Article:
WEG – Mill Spring, North Carolina, USA. – Adrienne Sternlicht competed in hunters and jumpers as a child but became seriously focused on a competitive riding career during her college years at Brown University. Her passion and talent for jumping have taken her to the top echelon of equestrian sport, but she’s also an athlete outside the riding arena and has competed in several other sports, including skiing and squash. Sternlicht graduated from Brown in 2016 with a degree in public policy. The same year, she began training with two-time Olympic gold medalist McLain Ward, who also is her teammate on the NetJets U.S. Jumping Team at the FEI World Equestrian Games™ Tryon 2018. This is her first WEG appearance.
Your relationship with your horses clearly is paramount to you, both for your success as a horse-and-rider team in the ring but also, as you once put it, because horses are “intrinsic to my happiness and sanity.” How does McLain Ward’s “minimalist” training program help promote your horses’ happiness and your relationship with them?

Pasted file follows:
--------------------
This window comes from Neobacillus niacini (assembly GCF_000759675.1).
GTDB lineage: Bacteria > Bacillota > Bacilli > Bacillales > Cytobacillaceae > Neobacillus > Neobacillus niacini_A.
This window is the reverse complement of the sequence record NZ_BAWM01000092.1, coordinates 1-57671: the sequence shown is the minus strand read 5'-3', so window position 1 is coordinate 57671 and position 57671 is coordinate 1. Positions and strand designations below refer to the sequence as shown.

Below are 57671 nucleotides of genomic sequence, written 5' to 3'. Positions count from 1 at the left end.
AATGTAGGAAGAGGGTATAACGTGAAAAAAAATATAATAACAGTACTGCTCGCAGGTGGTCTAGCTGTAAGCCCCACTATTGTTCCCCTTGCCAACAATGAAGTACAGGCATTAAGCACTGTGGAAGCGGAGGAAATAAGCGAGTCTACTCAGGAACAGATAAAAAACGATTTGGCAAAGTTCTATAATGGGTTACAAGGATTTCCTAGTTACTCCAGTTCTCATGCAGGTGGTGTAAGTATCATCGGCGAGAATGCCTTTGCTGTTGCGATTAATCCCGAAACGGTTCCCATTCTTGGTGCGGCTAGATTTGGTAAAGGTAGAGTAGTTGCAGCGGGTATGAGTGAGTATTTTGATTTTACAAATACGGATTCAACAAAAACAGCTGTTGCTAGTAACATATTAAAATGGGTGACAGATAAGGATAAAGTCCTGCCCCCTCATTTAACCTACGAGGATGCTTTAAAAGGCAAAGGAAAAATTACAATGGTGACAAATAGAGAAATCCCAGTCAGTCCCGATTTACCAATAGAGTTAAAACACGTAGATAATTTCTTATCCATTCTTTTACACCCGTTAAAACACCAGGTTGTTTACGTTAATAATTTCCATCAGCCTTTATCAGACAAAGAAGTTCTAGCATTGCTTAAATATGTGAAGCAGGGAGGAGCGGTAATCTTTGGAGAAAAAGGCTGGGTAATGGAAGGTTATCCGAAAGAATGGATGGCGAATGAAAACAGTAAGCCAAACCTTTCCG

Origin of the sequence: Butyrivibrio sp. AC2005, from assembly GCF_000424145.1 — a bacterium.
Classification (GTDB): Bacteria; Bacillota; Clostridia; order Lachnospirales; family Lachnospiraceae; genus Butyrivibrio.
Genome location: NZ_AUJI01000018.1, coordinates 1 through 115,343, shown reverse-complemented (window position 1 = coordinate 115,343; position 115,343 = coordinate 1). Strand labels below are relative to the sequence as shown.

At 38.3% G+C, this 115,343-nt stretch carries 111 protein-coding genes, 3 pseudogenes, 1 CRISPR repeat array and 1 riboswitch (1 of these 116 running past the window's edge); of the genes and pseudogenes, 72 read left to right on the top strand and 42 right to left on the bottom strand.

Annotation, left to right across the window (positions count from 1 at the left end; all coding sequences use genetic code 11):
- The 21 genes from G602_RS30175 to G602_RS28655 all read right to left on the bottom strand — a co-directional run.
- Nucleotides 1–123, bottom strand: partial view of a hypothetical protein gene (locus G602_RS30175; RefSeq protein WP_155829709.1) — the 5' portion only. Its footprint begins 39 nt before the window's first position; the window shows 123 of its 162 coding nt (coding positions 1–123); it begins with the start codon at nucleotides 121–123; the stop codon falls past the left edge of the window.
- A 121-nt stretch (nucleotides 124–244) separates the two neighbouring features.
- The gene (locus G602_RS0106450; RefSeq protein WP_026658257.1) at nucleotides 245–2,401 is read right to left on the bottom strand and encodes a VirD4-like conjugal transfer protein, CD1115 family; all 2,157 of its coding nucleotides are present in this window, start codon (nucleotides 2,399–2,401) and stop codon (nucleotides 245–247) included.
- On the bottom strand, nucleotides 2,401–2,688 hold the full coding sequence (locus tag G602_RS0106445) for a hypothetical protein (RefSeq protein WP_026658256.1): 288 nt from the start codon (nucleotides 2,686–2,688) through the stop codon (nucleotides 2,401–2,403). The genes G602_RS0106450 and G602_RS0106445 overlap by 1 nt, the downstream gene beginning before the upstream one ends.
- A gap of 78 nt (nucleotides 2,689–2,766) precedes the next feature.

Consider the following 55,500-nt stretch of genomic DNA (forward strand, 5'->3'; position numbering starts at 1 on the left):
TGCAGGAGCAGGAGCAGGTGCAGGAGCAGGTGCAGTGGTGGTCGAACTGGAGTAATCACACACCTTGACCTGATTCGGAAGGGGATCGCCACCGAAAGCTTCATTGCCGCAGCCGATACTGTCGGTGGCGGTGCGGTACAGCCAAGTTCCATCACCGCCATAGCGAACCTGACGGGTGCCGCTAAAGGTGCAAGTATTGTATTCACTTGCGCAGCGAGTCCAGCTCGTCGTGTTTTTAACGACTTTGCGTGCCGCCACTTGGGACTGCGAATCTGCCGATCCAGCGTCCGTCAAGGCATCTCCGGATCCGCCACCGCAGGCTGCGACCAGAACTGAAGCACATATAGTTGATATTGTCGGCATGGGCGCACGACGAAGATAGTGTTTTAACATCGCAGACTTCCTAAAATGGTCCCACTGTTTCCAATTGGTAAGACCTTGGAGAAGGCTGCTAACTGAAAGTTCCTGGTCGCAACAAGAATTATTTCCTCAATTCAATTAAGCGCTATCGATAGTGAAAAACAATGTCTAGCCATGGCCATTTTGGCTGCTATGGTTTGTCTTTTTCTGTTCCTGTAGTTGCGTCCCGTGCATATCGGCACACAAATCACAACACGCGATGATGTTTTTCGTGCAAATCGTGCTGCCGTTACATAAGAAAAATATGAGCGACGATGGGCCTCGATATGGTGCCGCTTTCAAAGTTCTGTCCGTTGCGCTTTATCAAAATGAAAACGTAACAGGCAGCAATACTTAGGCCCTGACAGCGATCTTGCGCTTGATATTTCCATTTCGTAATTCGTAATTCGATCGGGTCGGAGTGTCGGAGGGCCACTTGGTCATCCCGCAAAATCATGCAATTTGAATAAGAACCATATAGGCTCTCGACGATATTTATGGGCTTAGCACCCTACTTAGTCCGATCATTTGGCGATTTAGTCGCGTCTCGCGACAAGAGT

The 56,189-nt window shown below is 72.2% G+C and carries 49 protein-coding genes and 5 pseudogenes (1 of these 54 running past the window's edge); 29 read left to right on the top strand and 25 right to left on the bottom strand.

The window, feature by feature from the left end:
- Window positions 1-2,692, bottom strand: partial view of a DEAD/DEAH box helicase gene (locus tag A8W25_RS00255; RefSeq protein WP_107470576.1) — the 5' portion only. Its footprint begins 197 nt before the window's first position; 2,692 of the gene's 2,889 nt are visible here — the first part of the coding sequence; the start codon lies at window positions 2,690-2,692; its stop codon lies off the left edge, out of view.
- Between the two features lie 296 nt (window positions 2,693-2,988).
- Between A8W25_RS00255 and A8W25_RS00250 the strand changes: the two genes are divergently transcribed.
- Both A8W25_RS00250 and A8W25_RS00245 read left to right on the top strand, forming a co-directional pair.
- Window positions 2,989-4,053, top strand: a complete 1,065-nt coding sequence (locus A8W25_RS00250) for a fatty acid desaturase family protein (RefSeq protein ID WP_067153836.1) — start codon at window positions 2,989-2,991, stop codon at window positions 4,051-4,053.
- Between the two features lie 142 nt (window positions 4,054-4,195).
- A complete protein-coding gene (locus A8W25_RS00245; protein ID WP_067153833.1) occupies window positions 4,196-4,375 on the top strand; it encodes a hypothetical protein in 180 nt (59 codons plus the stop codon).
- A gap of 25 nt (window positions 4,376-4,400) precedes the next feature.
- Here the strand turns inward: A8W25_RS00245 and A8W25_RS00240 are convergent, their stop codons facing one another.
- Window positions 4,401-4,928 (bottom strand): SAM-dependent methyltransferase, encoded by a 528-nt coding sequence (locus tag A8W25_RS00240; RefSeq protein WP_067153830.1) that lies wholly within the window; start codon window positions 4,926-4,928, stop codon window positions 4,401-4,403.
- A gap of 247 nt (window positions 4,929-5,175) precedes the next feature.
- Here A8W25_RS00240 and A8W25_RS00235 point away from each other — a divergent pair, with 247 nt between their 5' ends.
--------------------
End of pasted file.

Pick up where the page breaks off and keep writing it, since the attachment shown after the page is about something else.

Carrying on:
McLain’s program gives me the opportunity to spend time in the saddle with my horses that is not strictly about ring work. I spend a lot of time trail riding and wandering around the farm—I believe that my horses should have diversity in the work and enjoy both the work time and the relaxed time they spend with me. I think our training program keeps horses fresh and happy to do their job, which lends to longevity in their careers. McLain stresses treating each horse as an individual both in and out of the saddle, which means knowing the horse’s quirks, preferences, and limitations. His ideology has helped me get to know each horse intimately and the norms and idiosyncrasies in their behavior.
Adrienne Sternlicht (USA) & Cristalline
You’ve competed seriously in several sports, such as skiing and squash. Do you feel that your experience as a competitive athlete has contributed to your equestrian career? If so, how?